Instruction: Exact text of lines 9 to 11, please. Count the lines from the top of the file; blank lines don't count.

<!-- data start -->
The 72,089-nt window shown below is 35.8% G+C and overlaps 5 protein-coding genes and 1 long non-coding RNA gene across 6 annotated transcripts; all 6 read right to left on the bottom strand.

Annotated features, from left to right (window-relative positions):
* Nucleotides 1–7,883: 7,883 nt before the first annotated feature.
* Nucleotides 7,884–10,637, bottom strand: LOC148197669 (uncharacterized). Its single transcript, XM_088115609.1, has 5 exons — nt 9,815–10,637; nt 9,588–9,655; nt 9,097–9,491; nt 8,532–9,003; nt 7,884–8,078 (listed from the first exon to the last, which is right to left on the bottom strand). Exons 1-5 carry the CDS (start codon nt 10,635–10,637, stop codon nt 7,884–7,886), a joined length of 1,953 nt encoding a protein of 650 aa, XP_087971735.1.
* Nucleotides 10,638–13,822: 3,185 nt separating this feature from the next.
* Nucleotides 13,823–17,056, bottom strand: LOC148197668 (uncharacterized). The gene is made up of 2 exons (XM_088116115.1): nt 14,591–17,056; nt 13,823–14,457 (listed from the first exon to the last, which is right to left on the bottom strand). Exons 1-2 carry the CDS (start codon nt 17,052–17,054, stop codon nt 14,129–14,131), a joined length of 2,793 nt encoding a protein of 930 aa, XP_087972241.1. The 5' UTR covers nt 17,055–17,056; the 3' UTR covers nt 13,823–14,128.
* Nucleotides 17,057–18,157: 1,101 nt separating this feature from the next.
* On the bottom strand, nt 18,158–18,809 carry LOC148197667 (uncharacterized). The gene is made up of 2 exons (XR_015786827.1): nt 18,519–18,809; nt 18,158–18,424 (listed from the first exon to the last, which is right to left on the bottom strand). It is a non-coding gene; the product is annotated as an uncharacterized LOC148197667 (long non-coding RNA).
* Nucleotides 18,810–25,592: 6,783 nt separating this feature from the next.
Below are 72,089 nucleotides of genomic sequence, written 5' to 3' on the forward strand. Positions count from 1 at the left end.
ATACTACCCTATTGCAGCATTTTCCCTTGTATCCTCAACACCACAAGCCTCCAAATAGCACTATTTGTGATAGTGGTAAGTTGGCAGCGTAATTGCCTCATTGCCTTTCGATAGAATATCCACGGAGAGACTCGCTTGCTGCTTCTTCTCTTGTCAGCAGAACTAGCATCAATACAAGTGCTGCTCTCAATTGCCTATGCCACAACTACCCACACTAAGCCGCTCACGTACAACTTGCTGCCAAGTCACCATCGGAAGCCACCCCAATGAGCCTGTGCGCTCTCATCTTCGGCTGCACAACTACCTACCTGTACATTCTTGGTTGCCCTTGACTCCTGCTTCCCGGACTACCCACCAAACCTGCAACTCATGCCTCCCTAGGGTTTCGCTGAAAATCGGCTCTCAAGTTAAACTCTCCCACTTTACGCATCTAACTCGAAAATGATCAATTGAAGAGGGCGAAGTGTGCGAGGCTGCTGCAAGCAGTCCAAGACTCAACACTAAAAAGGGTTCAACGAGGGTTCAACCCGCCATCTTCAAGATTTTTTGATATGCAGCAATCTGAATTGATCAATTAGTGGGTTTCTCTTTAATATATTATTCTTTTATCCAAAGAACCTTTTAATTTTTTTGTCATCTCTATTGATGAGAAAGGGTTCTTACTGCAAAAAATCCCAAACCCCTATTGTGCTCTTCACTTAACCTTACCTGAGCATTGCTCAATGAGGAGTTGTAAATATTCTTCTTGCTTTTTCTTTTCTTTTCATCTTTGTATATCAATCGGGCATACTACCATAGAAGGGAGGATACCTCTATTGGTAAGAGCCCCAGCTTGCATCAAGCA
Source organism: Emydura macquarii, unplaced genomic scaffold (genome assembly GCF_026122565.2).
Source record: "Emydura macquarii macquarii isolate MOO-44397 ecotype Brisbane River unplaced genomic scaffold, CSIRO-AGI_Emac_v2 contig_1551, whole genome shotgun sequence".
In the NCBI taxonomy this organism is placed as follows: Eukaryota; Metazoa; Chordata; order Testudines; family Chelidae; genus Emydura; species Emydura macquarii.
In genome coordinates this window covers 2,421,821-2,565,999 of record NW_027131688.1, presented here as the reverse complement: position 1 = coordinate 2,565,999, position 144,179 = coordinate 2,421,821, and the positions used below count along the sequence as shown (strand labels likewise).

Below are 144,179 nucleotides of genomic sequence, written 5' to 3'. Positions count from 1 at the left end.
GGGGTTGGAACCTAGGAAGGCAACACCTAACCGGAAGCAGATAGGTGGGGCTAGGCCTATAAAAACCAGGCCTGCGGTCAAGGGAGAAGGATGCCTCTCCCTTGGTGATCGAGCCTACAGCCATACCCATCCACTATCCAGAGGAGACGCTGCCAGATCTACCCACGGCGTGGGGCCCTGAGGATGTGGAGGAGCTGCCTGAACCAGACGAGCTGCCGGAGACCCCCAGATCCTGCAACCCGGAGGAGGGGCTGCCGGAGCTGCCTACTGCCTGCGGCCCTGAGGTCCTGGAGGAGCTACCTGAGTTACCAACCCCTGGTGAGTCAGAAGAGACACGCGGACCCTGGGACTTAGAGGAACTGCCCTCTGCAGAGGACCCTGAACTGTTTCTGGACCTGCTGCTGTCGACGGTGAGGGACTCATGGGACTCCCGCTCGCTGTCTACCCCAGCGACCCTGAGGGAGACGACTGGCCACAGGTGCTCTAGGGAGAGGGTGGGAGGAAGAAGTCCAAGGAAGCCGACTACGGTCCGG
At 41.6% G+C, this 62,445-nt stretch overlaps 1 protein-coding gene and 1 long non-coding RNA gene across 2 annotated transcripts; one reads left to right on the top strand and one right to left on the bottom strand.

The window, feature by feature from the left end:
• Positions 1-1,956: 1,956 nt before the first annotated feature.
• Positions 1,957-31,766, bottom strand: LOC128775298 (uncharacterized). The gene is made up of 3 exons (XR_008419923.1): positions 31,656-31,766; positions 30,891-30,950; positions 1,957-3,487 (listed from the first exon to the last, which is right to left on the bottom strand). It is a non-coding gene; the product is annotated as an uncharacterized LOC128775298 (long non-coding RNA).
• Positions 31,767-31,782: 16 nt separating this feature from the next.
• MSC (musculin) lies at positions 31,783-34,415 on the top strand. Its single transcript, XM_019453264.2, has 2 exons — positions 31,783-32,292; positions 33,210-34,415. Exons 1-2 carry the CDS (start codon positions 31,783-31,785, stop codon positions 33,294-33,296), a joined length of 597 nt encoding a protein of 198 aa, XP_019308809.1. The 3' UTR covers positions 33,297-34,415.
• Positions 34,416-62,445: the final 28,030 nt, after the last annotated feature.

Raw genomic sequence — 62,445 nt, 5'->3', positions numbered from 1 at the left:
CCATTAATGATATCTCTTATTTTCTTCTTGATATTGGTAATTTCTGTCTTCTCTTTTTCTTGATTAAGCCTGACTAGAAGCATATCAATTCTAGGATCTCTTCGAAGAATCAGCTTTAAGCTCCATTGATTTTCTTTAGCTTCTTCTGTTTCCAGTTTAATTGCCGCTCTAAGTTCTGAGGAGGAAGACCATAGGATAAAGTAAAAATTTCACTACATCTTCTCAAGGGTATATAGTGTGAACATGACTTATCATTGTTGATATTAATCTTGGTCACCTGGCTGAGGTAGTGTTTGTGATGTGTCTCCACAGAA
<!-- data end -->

* Nucleotides 18,810–25,592: 6,783 nt separating this feature from the next.
Below are 72,089 nucleotides of genomic sequence, written 5' to 3' on the forward strand. Positions count from 1 at the left end.
ATACTACCCTATTGCAGCATTTTCCCTTGTATCCTCAACACCACAAGCCTCCAAATAGCACTATTTGTGATAGTGGTAAGTTGGCAGCGTAATTGCCTCATTGCCTTTCGATAGAATATCCACGGAGAGACTCGCTTGCTGCTTCTTCTCTTGTCAGCAGAACTAGCATCAATACAAGTGCTGCTCTCAATTGCCTATGCCACAACTACCCACACTAAGCCGCTCACGTACAACTTGCTGCCAAGTCACCATCGGAAGCCACCCCAATGAGCCTGTGCGCTCTCATCTTCGGCTGCACAACTACCTACCTGTACATTCTTGGTTGCCCTTGACTCCTGCTTCCCGGACTACCCACCAAACCTGCAACTCATGCCTCCCTAGGGTTTCGCTGAAAATCGGCTCTCAAGTTAAACTCTCCCACTTTACGCATCTAACTCGAAAATGATCAATTGAAGAGGGCGAAGTGTGCGAGGCTGCTGCAAGCAGTCCAAGACTCAACACTAAAAAGGGTTCAACGAGGGTTCAACCCGCCATCTTCAAGATTTTTTGATATGCAGCAATCTGAATTGATCAATTAGTGGGTTTCTCTTTAATATATTATTCTTTTATCCAAAGAACCTTTTAATTTTTTTGTCATCTCTATTGATGAGAAAGGGTTCTTACTGCAAAAAATCCCAAACCCCTATTGTGCTCTTCACTTAACCTTACCTGAGCATTGCTCAATGAGGAGTTGTAAATATTCTTCTTGCTTTTTCTTTTCTTTTCATCTTTGTATATCAATCGGGCATACTACCATAGAAGGGAGGATACCTCTATTGGTAAGAGCCCCAGCTTGCATCAAGCA